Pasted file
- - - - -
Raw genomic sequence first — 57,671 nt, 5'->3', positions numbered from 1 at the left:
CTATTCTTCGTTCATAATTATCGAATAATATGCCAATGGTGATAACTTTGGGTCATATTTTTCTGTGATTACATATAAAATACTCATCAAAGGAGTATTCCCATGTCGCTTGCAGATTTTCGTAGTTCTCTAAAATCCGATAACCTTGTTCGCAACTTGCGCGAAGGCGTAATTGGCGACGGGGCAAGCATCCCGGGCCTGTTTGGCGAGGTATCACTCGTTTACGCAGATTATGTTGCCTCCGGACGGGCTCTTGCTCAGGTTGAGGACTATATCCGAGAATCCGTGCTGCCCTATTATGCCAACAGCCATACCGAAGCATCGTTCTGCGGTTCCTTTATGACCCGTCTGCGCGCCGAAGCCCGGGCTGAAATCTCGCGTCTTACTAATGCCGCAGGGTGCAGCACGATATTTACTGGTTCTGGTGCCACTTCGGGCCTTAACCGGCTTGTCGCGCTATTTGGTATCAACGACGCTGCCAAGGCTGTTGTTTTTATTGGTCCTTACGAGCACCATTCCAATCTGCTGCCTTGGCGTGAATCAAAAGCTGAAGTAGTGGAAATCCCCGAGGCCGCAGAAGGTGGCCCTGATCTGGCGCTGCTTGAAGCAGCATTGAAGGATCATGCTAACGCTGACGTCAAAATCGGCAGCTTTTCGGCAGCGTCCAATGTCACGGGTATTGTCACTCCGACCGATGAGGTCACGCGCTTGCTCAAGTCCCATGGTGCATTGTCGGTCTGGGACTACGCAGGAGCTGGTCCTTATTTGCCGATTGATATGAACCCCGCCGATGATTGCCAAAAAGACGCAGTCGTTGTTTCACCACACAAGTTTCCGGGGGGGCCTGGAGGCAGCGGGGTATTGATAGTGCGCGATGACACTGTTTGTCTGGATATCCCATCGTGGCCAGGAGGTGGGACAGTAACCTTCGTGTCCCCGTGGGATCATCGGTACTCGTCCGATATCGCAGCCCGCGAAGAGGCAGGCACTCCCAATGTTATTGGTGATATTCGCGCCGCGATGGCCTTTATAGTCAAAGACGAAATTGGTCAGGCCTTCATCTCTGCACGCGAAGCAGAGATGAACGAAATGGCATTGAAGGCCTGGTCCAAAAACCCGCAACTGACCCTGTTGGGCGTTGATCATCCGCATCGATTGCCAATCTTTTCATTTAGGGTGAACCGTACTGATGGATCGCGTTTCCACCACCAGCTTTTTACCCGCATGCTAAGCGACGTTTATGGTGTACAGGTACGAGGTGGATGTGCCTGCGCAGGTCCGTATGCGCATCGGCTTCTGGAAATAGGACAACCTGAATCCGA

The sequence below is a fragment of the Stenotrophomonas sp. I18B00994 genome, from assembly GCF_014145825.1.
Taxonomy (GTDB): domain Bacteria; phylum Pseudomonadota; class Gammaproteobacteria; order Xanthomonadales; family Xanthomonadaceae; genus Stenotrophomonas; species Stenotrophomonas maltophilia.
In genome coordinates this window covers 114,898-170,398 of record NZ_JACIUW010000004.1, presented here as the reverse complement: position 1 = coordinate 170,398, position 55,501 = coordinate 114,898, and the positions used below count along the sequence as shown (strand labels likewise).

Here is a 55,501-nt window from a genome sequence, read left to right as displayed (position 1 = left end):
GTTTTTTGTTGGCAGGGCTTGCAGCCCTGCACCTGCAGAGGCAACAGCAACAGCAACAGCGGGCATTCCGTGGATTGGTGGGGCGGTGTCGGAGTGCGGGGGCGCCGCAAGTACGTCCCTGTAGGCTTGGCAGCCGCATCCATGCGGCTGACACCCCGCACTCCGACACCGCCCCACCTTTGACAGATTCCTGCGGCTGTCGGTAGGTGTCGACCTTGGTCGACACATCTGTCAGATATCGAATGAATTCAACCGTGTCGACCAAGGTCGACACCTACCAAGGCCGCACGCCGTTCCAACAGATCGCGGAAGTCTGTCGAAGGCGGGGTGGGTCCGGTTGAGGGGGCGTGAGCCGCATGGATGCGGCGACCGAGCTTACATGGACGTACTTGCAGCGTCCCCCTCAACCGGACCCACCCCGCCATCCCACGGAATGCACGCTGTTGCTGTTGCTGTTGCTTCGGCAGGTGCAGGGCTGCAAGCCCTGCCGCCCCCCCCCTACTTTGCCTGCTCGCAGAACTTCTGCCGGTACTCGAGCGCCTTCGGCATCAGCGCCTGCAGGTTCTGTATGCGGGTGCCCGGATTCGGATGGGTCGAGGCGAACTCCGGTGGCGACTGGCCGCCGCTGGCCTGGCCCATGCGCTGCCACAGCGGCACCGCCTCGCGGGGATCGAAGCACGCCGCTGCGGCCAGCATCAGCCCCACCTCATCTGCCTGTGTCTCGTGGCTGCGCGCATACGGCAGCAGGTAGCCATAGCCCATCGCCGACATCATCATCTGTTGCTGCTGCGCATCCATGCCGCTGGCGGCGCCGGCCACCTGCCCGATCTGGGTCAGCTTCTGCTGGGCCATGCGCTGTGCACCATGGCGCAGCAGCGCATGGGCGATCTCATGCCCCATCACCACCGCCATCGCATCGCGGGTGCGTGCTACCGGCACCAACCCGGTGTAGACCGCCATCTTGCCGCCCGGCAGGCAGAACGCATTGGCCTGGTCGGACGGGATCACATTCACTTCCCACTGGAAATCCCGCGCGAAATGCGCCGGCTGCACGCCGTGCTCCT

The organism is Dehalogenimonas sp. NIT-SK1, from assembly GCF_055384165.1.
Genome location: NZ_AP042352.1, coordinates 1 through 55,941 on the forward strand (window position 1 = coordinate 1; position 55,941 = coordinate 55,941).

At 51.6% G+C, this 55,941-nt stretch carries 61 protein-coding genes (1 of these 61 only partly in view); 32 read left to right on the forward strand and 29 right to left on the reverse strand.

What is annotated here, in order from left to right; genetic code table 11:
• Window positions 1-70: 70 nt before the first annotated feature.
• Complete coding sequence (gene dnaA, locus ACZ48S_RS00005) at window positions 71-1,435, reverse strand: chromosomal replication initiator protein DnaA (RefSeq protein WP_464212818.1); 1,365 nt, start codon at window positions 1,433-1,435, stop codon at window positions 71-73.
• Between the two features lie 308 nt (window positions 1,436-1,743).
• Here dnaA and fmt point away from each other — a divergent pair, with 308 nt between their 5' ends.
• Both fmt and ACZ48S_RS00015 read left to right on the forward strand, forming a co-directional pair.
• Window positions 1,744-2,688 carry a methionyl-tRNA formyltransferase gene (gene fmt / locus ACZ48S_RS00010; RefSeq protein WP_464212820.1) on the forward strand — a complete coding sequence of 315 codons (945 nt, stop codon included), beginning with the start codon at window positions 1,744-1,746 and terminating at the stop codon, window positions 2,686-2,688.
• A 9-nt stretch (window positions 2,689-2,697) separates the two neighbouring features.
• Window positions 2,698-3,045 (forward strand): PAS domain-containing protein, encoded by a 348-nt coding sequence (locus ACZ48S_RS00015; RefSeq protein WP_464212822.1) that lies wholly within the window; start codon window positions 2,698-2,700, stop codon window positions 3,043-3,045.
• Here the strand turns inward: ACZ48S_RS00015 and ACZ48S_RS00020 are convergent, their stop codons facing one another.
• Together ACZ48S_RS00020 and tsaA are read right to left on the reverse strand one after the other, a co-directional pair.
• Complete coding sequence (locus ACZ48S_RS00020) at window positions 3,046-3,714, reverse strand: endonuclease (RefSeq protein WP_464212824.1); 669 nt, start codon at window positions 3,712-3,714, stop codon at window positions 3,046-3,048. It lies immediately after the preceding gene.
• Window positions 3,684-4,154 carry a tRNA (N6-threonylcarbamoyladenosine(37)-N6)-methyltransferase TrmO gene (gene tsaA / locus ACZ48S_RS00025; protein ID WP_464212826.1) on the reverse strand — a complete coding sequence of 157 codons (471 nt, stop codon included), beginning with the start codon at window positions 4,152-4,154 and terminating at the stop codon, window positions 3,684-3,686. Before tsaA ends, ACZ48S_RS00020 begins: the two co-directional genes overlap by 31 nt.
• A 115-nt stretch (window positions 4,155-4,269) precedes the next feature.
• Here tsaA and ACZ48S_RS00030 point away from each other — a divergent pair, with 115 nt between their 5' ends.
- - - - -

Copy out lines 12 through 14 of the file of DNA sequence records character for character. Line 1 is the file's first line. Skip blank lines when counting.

• Window positions 1-70: 70 nt before the first annotated feature.
• Complete coding sequence (gene dnaA, locus ACZ48S_RS00005) at window positions 71-1,435, reverse strand: chromosomal replication initiator protein DnaA (RefSeq protein WP_464212818.1); 1,365 nt, start codon at window positions 1,433-1,435, stop codon at window positions 71-73.
• Between the two features lie 308 nt (window positions 1,436-1,743).